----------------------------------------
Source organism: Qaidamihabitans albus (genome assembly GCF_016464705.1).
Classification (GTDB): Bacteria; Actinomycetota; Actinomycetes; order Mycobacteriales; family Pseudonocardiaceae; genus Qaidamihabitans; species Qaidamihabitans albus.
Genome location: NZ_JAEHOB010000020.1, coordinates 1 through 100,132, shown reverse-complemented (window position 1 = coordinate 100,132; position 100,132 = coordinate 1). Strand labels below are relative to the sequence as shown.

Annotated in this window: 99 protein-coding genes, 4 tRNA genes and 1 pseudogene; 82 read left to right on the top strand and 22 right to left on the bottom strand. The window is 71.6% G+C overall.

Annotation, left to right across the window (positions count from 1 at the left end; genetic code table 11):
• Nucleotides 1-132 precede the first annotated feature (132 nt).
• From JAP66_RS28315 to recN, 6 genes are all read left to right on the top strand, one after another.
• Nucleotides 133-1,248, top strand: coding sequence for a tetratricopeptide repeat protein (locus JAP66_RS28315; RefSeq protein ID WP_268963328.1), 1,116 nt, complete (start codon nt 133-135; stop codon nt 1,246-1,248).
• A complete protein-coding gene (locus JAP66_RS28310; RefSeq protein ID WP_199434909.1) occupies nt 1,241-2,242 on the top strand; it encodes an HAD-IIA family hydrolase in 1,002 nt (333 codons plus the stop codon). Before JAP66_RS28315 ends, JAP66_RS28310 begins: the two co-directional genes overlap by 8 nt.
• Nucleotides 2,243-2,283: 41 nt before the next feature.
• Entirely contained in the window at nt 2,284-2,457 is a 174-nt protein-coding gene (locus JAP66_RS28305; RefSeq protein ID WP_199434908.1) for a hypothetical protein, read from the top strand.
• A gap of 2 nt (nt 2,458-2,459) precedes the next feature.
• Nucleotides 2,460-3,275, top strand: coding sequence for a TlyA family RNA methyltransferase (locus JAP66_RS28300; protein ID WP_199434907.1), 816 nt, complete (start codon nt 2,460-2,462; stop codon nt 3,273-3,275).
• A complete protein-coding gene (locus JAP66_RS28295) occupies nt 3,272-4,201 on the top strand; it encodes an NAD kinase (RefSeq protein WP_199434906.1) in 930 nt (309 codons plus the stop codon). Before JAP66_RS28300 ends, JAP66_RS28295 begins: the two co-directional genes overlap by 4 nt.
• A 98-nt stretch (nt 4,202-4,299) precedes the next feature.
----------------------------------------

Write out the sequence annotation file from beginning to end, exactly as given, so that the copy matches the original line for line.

Source organism: Qaidamihabitans albus (genome assembly GCF_016464705.1).
Classification (GTDB): Bacteria; Actinomycetota; Actinomycetes; order Mycobacteriales; family Pseudonocardiaceae; genus Qaidamihabitans; species Qaidamihabitans albus.
Genome location: NZ_JAEHOB010000020.1, coordinates 1 through 100,132, shown reverse-complemented (window position 1 = coordinate 100,132; position 100,132 = coordinate 1). Strand labels below are relative to the sequence as shown.

Annotated in this window: 99 protein-coding genes, 4 tRNA genes and 1 pseudogene; 82 read left to right on the top strand and 22 right to left on the bottom strand. The window is 71.6% G+C overall.

Annotation, left to right across the window (positions count from 1 at the left end; genetic code table 11):
• Nucleotides 1-132 precede the first annotated feature (132 nt).
• From JAP66_RS28315 to recN, 6 genes are all read left to right on the top strand, one after another.
• Nucleotides 133-1,248, top strand: coding sequence for a tetratricopeptide repeat protein (locus JAP66_RS28315; RefSeq protein ID WP_268963328.1), 1,116 nt, complete (start codon nt 133-135; stop codon nt 1,246-1,248).
• A complete protein-coding gene (locus JAP66_RS28310; RefSeq protein ID WP_199434909.1) occupies nt 1,241-2,242 on the top strand; it encodes an HAD-IIA family hydrolase in 1,002 nt (333 codons plus the stop codon). Before JAP66_RS28315 ends, JAP66_RS28310 begins: the two co-directional genes overlap by 8 nt.
• Nucleotides 2,243-2,283: 41 nt before the next feature.
• Entirely contained in the window at nt 2,284-2,457 is a 174-nt protein-coding gene (locus JAP66_RS28305; RefSeq protein ID WP_199434908.1) for a hypothetical protein, read from the top strand.
• A gap of 2 nt (nt 2,458-2,459) precedes the next feature.
• Nucleotides 2,460-3,275, top strand: coding sequence for a TlyA family RNA methyltransferase (locus JAP66_RS28300; protein ID WP_199434907.1), 816 nt, complete (start codon nt 2,460-2,462; stop codon nt 3,273-3,275).
• A complete protein-coding gene (locus JAP66_RS28295) occupies nt 3,272-4,201 on the top strand; it encodes an NAD kinase (RefSeq protein WP_199434906.1) in 930 nt (309 codons plus the stop codon). Before JAP66_RS28300 ends, JAP66_RS28295 begins: the two co-directional genes overlap by 4 nt.
• A 98-nt stretch (nt 4,202-4,299) precedes the next feature.